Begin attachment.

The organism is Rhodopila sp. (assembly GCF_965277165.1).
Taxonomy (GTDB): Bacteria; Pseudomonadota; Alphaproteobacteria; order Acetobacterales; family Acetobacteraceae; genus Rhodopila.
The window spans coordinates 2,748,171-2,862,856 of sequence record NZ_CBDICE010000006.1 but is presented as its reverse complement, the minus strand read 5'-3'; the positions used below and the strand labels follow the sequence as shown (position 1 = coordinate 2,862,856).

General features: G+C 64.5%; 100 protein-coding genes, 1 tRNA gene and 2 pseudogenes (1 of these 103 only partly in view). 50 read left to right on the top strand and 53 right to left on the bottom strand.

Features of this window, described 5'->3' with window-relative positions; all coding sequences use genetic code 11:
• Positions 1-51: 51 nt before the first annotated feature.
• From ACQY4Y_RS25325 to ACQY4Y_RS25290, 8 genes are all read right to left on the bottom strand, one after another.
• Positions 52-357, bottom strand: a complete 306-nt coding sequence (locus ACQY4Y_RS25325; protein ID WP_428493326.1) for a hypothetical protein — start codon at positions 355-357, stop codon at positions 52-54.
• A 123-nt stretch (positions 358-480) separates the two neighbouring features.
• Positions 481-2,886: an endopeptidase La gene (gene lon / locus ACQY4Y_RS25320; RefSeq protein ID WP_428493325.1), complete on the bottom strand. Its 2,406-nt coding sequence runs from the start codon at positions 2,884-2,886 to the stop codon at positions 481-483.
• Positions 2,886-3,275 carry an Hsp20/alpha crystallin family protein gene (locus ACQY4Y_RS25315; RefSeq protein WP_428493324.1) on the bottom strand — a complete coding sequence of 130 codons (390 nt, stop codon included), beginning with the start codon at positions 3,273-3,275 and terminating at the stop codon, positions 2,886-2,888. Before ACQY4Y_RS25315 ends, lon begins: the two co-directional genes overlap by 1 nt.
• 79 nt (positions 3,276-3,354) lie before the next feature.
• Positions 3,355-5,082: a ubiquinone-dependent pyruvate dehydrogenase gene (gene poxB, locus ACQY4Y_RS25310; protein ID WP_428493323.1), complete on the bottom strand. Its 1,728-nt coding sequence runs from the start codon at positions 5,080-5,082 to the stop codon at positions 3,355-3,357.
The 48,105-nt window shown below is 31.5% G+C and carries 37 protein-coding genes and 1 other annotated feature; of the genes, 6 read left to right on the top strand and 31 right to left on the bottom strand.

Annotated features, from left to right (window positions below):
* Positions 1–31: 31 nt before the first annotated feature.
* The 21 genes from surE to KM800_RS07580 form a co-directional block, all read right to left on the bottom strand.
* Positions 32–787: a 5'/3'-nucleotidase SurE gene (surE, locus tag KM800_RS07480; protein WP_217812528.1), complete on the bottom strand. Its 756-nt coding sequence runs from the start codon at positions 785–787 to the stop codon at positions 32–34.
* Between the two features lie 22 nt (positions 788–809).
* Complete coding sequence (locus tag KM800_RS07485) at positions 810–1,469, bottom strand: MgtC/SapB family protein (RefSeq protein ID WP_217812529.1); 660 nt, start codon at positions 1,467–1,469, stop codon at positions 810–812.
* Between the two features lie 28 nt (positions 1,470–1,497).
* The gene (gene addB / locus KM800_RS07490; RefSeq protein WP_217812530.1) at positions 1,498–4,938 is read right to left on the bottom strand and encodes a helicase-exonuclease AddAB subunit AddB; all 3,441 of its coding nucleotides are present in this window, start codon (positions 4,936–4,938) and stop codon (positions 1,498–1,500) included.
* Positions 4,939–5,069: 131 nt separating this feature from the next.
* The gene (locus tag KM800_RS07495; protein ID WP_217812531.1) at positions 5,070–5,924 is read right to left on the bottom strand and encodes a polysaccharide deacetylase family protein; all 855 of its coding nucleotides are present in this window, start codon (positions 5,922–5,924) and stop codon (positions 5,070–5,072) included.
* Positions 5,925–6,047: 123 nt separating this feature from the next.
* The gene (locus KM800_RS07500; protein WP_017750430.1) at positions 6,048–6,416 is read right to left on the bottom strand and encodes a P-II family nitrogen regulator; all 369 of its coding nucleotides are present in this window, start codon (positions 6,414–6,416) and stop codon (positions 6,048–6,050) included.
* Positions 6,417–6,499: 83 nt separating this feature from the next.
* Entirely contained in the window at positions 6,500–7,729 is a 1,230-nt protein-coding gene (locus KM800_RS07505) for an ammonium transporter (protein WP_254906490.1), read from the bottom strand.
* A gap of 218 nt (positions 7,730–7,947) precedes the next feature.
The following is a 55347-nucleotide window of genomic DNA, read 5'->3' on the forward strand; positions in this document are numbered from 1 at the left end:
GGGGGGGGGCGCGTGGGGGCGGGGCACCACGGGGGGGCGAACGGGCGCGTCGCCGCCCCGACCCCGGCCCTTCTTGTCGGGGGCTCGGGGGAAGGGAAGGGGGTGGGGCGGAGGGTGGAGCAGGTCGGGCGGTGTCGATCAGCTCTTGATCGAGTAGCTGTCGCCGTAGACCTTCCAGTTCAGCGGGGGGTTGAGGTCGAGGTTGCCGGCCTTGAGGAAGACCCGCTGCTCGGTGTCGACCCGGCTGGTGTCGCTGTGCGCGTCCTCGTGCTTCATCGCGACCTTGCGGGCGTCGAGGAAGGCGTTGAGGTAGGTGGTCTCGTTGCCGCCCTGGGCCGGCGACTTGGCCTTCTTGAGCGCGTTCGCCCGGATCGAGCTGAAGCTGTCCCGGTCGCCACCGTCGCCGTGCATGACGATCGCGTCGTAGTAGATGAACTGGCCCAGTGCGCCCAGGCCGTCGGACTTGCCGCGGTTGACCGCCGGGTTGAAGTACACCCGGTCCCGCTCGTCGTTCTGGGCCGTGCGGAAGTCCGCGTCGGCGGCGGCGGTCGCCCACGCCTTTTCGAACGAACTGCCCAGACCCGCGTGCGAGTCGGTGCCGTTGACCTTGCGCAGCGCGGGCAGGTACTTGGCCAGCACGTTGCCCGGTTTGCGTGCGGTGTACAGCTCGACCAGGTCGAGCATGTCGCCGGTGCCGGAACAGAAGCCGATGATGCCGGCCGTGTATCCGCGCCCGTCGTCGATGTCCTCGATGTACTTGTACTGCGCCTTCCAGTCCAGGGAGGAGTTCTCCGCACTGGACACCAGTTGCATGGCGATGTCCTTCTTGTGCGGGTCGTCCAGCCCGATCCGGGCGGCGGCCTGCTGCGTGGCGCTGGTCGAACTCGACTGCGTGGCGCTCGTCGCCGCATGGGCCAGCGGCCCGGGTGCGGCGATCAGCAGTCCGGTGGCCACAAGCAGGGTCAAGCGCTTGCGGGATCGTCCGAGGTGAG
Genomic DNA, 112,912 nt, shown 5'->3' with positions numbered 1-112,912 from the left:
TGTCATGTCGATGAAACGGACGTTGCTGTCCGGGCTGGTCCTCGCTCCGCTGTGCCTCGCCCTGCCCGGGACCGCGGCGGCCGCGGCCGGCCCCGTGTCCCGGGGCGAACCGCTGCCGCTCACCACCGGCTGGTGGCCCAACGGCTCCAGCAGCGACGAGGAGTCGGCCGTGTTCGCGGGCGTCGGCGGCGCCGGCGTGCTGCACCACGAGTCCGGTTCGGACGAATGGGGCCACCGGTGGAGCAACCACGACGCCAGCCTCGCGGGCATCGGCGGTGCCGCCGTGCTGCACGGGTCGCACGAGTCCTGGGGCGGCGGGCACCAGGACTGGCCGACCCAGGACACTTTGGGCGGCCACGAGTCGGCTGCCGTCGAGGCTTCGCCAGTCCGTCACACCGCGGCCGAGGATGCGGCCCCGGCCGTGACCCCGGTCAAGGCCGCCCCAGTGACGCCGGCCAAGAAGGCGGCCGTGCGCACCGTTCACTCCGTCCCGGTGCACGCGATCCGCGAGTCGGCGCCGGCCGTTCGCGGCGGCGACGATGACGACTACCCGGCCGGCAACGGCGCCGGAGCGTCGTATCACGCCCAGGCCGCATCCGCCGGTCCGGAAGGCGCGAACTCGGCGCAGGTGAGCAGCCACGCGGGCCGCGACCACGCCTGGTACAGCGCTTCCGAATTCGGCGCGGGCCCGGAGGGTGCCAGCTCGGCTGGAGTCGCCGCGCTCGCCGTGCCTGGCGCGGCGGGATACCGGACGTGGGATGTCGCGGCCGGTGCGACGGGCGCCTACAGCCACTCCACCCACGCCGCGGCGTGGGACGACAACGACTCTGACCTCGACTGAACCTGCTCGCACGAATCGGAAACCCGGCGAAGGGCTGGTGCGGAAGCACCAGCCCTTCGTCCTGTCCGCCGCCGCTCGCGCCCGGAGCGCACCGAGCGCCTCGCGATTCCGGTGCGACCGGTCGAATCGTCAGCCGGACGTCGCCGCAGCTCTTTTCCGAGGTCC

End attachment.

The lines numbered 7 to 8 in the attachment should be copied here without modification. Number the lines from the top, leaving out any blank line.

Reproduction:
• From ACQY4Y_RS25325 to ACQY4Y_RS25290, 8 genes are all read right to left on the bottom strand, one after another.
• Positions 52-357, bottom strand: a complete 306-nt coding sequence (locus ACQY4Y_RS25325; protein ID WP_428493326.1) for a hypothetical protein — start codon at positions 355-357, stop codon at positions 52-54.